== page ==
329 F2d 430 Williams v. United States
329 F.2d 430
64-1 USTC P 9329
Joe M. WILLIAMS and wife, Ruby Williams, Appellants.
UNITED STATES of America, Appellee.
United States Court of Appeals Fifth Circuit.
March 20, 1964.
Hal M. Lattimore and Lattimore & Lattimore, Fort Worth, Tex., for appellants.
Louis F. Oberdorfer, Asst. Atty. Gen., Lee A. Jackson, Atty., Tax Div., Dept. of Justice, Washington, D.C., H. Barefoot Sanders, Jr., U.S. Atty., Dallas, Tex., Harry Baum, Arthur E. Strout, C. Moxley Featherston, Michael I. Smith, Attys., Tax Div., Dept. of Justice, Washington, D.C., T. Gary Cole, Jr., Asst. U.S. Atty., of counsel, for appellee.
Before HUTCHESON and BROWN, Circuit Judges, and CHRISTENBERRY, district judge.
This case presents 'the old, familiar, recurring, vexing and ofttimes elusive problem of the treatment of proceeds of sales of subdivided lots as capital gains or ordinary income.'1
As we observed in Thompson, it is fruitless to attempt a case-by-case distinction in this prolific field.2 Notwithstanding Taxpayer's3 insistence (1) that although he was admittedly engaged in the business of selling houses and lots he was never in the business of selling lots alone, and (2) that the lots were sold in liquidation of an 'investment' necessitated by bad health and a depressed money market, we cannot say that the finding of the District Court that the lots were held by Taxpayer primarily for sale to customers in the ordinary course of his trade or business4 is clearly erroneous. F.R.Civ.P. 52(a). Riley v. Commissioner, 5 Cir., 1964, 328 F.2d 428 (No. 20064, February 13, 1964) (CCH 1964 Stand.Fed.Tax Rep. (64-1 U.S. Tax Cas.) par. 9254).
Taxpayer has been in the residential construction business since 1937. He buys unimproved realty, subdivides the land into residential lots, builds houses on the lots, and sells the houses together with the lots to the general public. His building and selling activities5 from 1952 through 1957 resulted in the sale of 128 houses. The 41 lots sold to a single purchaser6 in 1954 which are here involved spring from Taxpayer's subdividing of a 14-acre tract of unimproved land purchased in 1953. By September of 1953 he had water lines and taps installed on 20 of the lots; by October he had sewers installed; in November he had curbs, gutters, paving and street excavations completed. Sales were slow because of an inability of potential purchasers to finance new homes, resulting from an increase in mortgage rates, and by December only 7 of the 20 completed houses had been sold. Taxpayer then found a purchaser for the 41 lots on which no homes had been built. The terms of the sale are not important except as part of the deal Taxpayer agreed to and did install, in addition to improvements already in existence, water lines and taps, sewer lines, and additional paving. Despite an asserted need to ease up on business activities as the result of medical advice, Taxpayer wildcatted for oil in Oklahoma and engaged in other house construction as a partner during the balance of 1954. From the viewpoint of substance, the only difference was that houses were not being sold. There was nothing to compel the trier to conclude that, as to these lots, Taxpayer had changed character from a real estate subdivider. Under these circumstances, the District Court was justified in holding that the lots were held primarily for sale to customers in the ordinary course of his trade or business.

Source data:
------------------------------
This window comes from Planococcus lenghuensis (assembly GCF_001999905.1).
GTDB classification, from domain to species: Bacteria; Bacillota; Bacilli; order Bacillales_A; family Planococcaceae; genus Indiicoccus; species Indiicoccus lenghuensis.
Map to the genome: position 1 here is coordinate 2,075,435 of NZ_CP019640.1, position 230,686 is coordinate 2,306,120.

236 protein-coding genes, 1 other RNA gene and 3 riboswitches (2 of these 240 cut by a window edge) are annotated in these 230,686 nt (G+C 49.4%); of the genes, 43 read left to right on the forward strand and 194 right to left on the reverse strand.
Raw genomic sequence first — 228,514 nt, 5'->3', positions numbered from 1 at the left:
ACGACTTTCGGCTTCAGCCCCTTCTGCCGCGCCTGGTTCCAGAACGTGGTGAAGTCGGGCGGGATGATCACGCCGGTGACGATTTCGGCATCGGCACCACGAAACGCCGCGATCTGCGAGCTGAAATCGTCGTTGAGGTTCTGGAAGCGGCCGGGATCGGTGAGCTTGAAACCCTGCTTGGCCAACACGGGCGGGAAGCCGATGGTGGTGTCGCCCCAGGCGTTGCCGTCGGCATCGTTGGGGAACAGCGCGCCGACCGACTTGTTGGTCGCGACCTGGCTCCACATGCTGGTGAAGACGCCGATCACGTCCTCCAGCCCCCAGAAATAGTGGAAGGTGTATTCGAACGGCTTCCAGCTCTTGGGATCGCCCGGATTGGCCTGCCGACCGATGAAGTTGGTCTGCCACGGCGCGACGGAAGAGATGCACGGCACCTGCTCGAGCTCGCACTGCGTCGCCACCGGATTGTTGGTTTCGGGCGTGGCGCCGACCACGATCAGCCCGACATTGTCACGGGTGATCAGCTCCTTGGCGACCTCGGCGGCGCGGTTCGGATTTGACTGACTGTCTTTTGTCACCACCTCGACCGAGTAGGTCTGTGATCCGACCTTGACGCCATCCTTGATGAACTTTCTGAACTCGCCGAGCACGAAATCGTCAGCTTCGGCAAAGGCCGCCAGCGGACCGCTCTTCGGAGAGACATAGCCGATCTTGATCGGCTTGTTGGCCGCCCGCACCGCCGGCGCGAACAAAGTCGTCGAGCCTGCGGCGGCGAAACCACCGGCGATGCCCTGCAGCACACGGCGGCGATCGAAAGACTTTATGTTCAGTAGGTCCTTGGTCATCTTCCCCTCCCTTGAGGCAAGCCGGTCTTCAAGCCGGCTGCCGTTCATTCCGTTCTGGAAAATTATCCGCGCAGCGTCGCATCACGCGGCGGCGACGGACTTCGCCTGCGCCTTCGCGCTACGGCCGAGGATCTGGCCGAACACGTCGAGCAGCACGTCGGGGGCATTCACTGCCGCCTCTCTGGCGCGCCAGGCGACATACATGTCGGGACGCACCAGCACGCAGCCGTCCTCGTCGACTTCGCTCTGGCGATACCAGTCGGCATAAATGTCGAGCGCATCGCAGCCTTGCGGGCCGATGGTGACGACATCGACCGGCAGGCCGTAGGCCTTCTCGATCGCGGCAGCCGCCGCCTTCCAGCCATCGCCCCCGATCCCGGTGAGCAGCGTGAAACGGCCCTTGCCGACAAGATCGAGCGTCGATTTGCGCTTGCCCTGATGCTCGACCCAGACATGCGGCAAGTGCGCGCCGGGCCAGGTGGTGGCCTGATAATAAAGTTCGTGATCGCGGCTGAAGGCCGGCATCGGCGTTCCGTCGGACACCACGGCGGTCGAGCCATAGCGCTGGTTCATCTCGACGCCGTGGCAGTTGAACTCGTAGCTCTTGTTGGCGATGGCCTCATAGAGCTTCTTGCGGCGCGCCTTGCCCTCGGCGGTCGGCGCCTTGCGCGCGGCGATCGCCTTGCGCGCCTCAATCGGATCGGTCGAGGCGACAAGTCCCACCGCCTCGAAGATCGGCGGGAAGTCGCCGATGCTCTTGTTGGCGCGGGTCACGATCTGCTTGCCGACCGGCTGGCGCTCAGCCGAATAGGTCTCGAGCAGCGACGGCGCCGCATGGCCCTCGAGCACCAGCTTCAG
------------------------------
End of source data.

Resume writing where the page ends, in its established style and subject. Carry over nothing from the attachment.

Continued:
322 F.2d 122, at 127. Of these sections of the Code, it has been said 'these words have given rise to as much litigation as any other in the entire Code.' 3B Mertens, Federal Income Taxation 22.15, at 74 (Zimet & Weiss ed. 1958)
The Taxpayer is Appellant, Joe M. Williams. His wife, Ruby Williams, is a party only because a joint return was filed
Int.Rev.Code of 1954, 1221, 26 U.S.C.A. 1221
Taxpayer operated variously as a sole proprietor, partner, and through a corporation